March 23, 2011

The Maine Ingredient: The meat eater's quandary


My 10-year-old daughter has been grappling with her "rules of food," as I've come to call it. Last year, she came to me and declared, "I'm a vegetarian."

click image to enlarge

Chili-rubbed pot roast can be served hot or cold as a potluck or buffet brunch dish.

Elizabeth Poisson photo

That lasted until she discovered that bacon and hamburgers were meat. This was then converted to "I'm not eating any animal that we raise!" Recently, it became "Mama, I don't eat anything that I saw when it was a baby." And then, "Mama, people shouldn't eat animals that they kill."

OK, so she's 10, and after some probing questions, she revised that one to "OK, then only for people who are poor. They can eat what they hunt, but not rich people."

All of these declarations have been met with, "Hmmm." and perhaps, "Well, what do you think about" She's recognizing the dichotomy of her manifestos, and yet hasn't yet come to terms with the unavoidable fact that "if I eat meat, an animal must die."

In some ways, vegetarians have it easier because the line drawn in the sand is clear and unmuddied by how an animal was raised, what it ate, how did it leave this earth, and so on. That is until, of course, you get the vegetarian who says, "Well, I don't eat meat, but I eat chicken and fish." Hmmm.

It was easy when food came wrapped, sterile and very distant from its origin. But when a pig's head (not for the feint of heart, to be sure) is boiling on the stove to make head cheese and stock, it's much harder to avoid the glaring truth. While she wants to eat meat, she doesn't want an animal to suffer and while she wants to raise animals, she doesn't want to be a part of ending their lives.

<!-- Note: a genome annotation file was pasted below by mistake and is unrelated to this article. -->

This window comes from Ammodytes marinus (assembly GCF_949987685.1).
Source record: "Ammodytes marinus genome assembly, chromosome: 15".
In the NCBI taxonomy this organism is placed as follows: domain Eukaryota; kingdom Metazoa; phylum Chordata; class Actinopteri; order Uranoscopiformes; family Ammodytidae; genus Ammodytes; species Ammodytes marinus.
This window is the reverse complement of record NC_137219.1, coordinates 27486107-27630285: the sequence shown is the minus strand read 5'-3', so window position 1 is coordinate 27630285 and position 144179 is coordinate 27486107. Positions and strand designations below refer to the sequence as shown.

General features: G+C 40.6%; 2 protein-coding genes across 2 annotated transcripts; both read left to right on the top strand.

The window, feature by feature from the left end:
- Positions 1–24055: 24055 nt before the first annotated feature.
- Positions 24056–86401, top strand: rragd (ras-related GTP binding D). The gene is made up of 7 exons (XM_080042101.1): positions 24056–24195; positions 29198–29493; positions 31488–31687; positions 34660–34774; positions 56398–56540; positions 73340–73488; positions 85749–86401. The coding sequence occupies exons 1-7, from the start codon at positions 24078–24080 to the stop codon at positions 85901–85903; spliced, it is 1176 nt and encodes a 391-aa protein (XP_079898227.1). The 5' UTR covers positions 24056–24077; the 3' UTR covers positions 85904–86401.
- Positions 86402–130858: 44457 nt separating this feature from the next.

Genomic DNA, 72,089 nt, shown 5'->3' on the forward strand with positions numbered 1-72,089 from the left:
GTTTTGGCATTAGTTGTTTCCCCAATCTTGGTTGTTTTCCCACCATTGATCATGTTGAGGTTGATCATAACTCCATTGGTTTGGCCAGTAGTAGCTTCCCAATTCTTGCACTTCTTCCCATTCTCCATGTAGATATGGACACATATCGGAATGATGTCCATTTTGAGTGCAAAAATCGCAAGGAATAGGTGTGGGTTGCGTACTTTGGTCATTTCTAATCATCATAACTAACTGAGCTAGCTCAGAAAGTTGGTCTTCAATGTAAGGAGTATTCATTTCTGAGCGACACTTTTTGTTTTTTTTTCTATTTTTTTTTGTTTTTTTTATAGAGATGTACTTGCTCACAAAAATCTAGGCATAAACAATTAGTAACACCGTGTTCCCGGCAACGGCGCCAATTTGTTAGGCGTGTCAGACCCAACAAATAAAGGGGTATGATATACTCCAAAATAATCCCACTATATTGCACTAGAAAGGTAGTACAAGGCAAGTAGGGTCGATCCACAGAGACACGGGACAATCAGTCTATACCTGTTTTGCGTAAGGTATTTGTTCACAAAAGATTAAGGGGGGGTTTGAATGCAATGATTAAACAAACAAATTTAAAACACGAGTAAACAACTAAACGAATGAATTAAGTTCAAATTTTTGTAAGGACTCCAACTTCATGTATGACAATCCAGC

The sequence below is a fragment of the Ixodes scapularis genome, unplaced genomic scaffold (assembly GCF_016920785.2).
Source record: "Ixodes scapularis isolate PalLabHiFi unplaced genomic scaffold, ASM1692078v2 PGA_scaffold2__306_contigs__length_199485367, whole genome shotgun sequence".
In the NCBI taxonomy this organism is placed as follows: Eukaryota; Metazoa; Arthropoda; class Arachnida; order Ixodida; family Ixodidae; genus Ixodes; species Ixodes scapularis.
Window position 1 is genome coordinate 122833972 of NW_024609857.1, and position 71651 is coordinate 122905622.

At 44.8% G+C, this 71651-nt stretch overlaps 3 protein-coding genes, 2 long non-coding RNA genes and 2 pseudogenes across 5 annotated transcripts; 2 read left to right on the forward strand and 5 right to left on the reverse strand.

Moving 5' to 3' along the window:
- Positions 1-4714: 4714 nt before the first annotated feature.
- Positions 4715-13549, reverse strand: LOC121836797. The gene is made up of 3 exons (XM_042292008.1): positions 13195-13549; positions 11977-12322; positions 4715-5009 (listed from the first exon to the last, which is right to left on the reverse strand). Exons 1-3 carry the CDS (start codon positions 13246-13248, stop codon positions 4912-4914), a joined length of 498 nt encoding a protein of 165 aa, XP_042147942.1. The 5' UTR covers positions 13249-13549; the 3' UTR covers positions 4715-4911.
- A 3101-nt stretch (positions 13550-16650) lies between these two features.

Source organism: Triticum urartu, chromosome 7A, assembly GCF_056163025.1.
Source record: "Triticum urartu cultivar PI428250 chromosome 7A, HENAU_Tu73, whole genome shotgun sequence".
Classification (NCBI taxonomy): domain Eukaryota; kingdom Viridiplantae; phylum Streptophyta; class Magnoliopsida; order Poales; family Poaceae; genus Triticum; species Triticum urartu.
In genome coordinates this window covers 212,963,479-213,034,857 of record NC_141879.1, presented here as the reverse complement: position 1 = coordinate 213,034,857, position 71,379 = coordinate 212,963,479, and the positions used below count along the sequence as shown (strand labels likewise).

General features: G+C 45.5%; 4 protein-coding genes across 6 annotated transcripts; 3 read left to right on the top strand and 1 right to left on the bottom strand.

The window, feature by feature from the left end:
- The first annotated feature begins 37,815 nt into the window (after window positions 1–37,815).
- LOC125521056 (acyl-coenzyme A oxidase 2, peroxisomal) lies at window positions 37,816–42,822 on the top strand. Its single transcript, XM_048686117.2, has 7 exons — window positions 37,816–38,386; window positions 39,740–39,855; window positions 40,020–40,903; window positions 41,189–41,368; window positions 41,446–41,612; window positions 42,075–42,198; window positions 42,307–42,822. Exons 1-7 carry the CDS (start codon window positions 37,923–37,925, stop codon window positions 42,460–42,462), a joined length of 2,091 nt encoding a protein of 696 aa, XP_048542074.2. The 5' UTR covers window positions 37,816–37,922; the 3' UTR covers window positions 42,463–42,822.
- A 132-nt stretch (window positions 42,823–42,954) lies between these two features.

This is true for many of us, and the more one knows about animal husbandry, the less that knowledge can be ignored or denied and therefore the more it must inform the choices we make when we purchase our food. If one chooses to eat meat, then I'd suggest that this choice might also come with a responsibility and a respect for the animal that provides us nourishment.


This pot roast can be served hot or cold as a potluck or buffet brunch dish. The small amount of cinnamon in this rub goes well with the other spices, and will meld into the meat rather than be a distinguishable flavor.

3-4 pounds chuck roast

1 teaspoon salt

1/4 freshly ground black pepper

1/2 teaspoon paprika

1/2 teaspoon cinnamon

2 teaspoons chili powder

2 teaspoons cumin

3 medium onions, peeled and cut into 1-inch chunks

2 heads garlic, excess skin removed and top 1/8 cut off

1 cup red wine

2 cups beef or chicken broth

1 or 2 teaspoons balsamic vinegar

Combine salt, pepper and spices in a small bowl. Rub the roast two hours ahead of time or overnight. Preheat oven to 300 degrees. Heat a large dutch oven over medium-high heat and brown the roast on all sides, about 10 minutes.

Add the onions to the pot and saute until they also begin to brown, about 7 to 10 minutes. Add the garlic, red wine and broth, and cover. Transfer to oven and cook for 3 to 4 hours or until the onions are a very deep brown, the liquid is nearly entirely reduced and the meat is very tender.

Carefully transfer the meat to a cutting board. If you still have liquid in the bottom of the pan, return it to the stove top and reduce until the onions are more of a paste. To the pan of onions, add 1 to 2 teaspoons of balsamic vinegar to taste. Spoon relish into small serving bowl.

(Continued on page 2)

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